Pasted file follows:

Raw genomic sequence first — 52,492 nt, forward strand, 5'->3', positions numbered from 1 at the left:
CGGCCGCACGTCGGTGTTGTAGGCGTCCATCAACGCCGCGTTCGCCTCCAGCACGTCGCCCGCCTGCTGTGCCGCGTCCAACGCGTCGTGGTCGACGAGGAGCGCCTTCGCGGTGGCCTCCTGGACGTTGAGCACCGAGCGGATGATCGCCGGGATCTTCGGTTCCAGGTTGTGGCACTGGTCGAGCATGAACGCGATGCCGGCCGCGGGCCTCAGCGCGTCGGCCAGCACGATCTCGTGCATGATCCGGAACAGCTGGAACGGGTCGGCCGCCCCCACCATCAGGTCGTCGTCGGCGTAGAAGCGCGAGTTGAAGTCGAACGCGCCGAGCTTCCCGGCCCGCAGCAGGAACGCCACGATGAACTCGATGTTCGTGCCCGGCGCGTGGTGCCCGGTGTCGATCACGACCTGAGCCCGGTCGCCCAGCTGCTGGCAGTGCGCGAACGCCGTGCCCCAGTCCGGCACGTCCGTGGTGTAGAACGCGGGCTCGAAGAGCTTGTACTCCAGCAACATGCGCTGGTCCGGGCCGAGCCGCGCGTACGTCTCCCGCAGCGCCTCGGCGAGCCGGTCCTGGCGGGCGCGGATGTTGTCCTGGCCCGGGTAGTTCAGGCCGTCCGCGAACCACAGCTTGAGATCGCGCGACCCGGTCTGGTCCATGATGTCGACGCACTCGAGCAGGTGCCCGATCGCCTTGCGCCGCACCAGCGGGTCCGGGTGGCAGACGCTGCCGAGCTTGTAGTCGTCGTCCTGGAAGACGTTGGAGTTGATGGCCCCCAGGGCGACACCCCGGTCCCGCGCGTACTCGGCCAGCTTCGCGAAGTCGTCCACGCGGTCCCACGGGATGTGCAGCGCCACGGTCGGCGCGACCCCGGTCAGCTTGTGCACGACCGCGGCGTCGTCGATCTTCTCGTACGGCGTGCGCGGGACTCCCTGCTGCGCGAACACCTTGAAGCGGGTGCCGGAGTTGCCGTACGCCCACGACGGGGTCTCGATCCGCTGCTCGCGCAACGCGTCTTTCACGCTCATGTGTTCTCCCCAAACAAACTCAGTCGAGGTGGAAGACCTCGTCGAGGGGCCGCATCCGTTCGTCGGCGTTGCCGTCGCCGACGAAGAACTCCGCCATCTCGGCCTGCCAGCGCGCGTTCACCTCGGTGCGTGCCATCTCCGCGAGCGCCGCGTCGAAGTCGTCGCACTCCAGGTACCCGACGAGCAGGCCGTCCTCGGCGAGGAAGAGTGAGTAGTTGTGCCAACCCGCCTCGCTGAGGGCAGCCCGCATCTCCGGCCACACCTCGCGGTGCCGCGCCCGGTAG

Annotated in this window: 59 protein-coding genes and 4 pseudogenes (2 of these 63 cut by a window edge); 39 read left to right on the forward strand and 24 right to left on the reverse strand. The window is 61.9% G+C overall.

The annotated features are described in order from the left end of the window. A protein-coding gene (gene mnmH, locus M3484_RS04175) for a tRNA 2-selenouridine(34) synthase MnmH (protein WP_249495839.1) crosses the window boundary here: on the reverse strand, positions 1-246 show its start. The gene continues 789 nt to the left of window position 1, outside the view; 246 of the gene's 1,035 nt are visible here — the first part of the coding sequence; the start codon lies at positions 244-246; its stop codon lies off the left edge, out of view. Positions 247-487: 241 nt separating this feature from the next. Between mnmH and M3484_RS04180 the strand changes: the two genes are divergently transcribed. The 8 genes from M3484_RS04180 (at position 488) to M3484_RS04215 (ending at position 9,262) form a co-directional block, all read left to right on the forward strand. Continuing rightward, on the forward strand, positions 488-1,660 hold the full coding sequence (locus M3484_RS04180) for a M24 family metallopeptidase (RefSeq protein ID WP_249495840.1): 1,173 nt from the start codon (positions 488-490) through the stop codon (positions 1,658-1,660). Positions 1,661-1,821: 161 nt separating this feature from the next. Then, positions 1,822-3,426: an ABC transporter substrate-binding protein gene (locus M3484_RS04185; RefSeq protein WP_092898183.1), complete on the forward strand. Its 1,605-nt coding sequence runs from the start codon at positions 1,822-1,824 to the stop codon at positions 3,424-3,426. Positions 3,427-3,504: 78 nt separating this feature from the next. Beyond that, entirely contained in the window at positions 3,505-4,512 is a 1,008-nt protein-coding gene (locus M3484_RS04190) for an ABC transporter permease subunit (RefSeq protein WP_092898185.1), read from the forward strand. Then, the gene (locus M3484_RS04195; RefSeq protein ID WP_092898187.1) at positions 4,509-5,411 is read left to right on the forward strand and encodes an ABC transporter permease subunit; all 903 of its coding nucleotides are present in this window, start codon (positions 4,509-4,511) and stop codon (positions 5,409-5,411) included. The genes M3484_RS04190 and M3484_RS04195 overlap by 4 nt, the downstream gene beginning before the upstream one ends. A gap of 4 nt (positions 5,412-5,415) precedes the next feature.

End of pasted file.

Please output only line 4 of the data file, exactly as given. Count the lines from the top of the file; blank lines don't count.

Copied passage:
The annotated features are described in order from the left end of the window. A protein-coding gene (gene mnmH, locus M3484_RS04175) for a tRNA 2-selenouridine(34) synthase MnmH (protein WP_249495839.1) crosses the window boundary here: on the reverse strand, positions 1-246 show its start. The gene continues 789 nt to the left of window position 1, outside the view; 246 of the gene's 1,035 nt are visible here — the first part of the coding sequence; the start codon lies at positions 244-246; its stop codon lies off the left edge, out of view. Positions 247-487: 241 nt separating this feature from the next. Between mnmH and M3484_RS04180 the strand changes: the two genes are divergently transcribed. The 8 genes from M3484_RS04180 (at position 488) to M3484_RS04215 (ending at position 9,262) form a co-directional block, all read left to right on the forward strand. Continuing rightward, on the forward strand, positions 488-1,660 hold the full coding sequence (locus M3484_RS04180) for a M24 family metallopeptidase (RefSeq protein ID WP_249495840.1): 1,173 nt from the start codon (positions 488-490) through the stop codon (positions 1,658-1,660). Positions 1,661-1,821: 161 nt separating this feature from the next. Then, positions 1,822-3,426: an ABC transporter substrate-binding protein gene (locus M3484_RS04185; RefSeq protein WP_092898183.1), complete on the forward strand. Its 1,605-nt coding sequence runs from the start codon at positions 1,822-1,824 to the stop codon at positions 3,424-3,426. Positions 3,427-3,504: 78 nt separating this feature from the next. Beyond that, entirely contained in the window at positions 3,505-4,512 is a 1,008-nt protein-coding gene (locus M3484_RS04190) for an ABC transporter permease subunit (RefSeq protein WP_092898185.1), read from the forward strand. Then, the gene (locus M3484_RS04195; RefSeq protein ID WP_092898187.1) at positions 4,509-5,411 is read left to right on the forward strand and encodes an ABC transporter permease subunit; all 903 of its coding nucleotides are present in this window, start codon (positions 4,509-4,511) and stop codon (positions 5,409-5,411) included. The genes M3484_RS04190 and M3484_RS04195 overlap by 4 nt, the downstream gene beginning before the upstream one ends. A gap of 4 nt (positions 5,412-5,415) precedes the next feature.